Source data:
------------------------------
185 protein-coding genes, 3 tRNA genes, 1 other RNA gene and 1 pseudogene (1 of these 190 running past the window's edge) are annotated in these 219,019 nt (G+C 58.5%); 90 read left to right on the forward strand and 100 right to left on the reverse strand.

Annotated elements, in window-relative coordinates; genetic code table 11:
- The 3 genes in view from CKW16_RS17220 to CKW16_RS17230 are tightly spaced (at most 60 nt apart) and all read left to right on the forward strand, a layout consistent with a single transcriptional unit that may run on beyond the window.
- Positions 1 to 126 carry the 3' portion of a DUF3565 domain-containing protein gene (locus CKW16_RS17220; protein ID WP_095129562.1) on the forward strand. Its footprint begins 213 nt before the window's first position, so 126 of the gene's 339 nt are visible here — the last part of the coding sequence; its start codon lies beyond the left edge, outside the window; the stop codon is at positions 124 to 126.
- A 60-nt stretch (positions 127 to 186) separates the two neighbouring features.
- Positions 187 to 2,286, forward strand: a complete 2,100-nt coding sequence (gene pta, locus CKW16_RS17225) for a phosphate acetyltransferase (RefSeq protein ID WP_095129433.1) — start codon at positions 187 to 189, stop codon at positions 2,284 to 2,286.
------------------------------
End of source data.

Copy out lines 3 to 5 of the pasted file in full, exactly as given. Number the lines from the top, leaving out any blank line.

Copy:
- The 3 genes in view from CKW16_RS17220 to CKW16_RS17230 are tightly spaced (at most 60 nt apart) and all read left to right on the forward strand, a layout consistent with a single transcriptional unit that may run on beyond the window.
- Positions 1 to 126 carry the 3' portion of a DUF3565 domain-containing protein gene (locus CKW16_RS17220; protein ID WP_095129562.1) on the forward strand. Its footprint begins 213 nt before the window's first position, so 126 of the gene's 339 nt are visible here — the last part of the coding sequence; its start codon lies beyond the left edge, outside the window; the stop codon is at positions 124 to 126.
- A 60-nt stretch (positions 127 to 186) separates the two neighbouring features.